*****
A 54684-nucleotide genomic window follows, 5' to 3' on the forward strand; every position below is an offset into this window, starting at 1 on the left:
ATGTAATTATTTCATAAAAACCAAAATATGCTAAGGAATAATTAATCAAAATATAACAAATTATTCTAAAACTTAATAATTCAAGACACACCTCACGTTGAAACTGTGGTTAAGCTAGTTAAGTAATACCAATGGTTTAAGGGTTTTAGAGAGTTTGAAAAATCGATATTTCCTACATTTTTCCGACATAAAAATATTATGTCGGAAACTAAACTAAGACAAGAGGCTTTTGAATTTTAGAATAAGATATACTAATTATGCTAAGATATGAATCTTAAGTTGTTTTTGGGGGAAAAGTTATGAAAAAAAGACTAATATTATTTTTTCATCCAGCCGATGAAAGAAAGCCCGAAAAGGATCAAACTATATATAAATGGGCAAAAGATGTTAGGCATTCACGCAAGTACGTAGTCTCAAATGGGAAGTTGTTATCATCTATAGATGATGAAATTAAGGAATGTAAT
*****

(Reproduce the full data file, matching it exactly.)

A 54684-nucleotide genomic window follows, 5' to 3' on the forward strand; every position below is an offset into this window, starting at 1 on the left:
ATGTAATTATTTCATAAAAACCAAAATATGCTAAGGAATAATTAATCAAAATATAACAAATTATTCTAAAACTTAATAATTCAAGACACACCTCACGTTGAAACTGTGGTTAAGCTAGTTAAGTAATACCAATGGTTTAAGGGTTTTAGAGAGTTTGAAAAATCGATATTTCCTACATTTTTCCGACATAAAAATATTATGTCGGAAACTAAACTAAGACAAGAGGCTTTTGAATTTTAGAATAAGATATACTAATTATGCTAAGATATGAATCTTAAGTTGTTTTTGGGGGAAAAGTTATGAAAAAAAGACTAATATTATTTTTTCATCCAGCCGATGAAAGAAAGCCCGAAAAGGATCAAACTATATATAAATGGGCAAAAGATGTTAGGCATTCACGCAAGTACGTAGTCTCAAATGGGAAGTTGTTATCATCTATAGATGATGAAATTAAGGAATGTAAT